The War of the Triple Alliance had a devastating, long-term effect on Paraguay. In addition to losing 55,000 square miles (142,450 sq km) of productive territory in the southeast and northeast, the government had to sell many of its assets to pay reparations. Nearly half the population, which lived in the more densely populated forfeited area was lost, leaving a rural population of mostly women and children.
After a period of occupation by the victors, two groups emerged that later became the Colorado and Liberal Parties, which competed for power. The Colorados ruled until 1904, the Liberals for the next 32 years, but all the governments were authoritarian. Immigration was encouraged, and religious refugees from European nations arrived. In 1921 a law passed by the Paraguayan congress in effect allowed the Mennonites, largely German speaking, to create a state within the state of Boqueron.
In the Chaco War, fought with Bolivia from 1932 to 1935, Bolivia was defeated and Paraguay re-established sovereignty over the Chaco region. Dissatisfaction with how the government had run the war led to a military takeover in the February Revolution of 1936. More years of instability followed, until civil war broke out in 1946. Alfredo Stroessner took over in 1954, and though he set up the trappings of a democracy, he ruled as a virtual dictator until 1989. Paraguay became progressively isolated from the world community.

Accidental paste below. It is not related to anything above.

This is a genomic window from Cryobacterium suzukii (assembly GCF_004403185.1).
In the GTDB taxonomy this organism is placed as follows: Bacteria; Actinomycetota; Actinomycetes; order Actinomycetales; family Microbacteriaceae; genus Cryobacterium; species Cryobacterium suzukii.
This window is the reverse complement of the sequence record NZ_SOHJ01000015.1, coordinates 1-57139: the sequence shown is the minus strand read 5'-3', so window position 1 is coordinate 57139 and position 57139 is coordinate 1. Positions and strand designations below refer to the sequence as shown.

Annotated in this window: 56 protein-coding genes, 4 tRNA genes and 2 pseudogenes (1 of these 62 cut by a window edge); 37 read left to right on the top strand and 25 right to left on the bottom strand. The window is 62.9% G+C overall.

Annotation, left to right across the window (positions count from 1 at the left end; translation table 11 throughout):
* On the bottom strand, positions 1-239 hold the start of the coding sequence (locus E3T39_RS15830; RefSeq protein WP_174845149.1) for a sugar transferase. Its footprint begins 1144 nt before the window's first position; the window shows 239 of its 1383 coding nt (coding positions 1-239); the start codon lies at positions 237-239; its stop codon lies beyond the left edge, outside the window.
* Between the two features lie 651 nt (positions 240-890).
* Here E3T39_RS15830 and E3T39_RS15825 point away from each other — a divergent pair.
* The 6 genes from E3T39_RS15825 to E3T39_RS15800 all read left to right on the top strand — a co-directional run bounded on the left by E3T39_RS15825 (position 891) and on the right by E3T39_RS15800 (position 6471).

On February 3, 1989, Stroessner was overthrown in a military coup headed by Gen. Andres Rodriguez. Rodriguez, as the Colorado Party candidate, easily won the presidency in elections held that May, and the Colorado Party dominated the Congress. In 1991 municipal elections, however, opposition candidates won several major urban centers, including Asuncion. As president, Rodriguez instituted political, legal, and economic reforms and initiated a rapprochement with the international community.
The constitution was amended in 1992 to prevent presidents from running for consecutive terms. The June 1992 constitution also established a democratic system of government and dramatically improved protection of fundamental rights.
Paraguay's government was fundamentally changed by the 1992 constitution, which reinforced a division of powers that existed mostly in writing in the previous two Constitutions.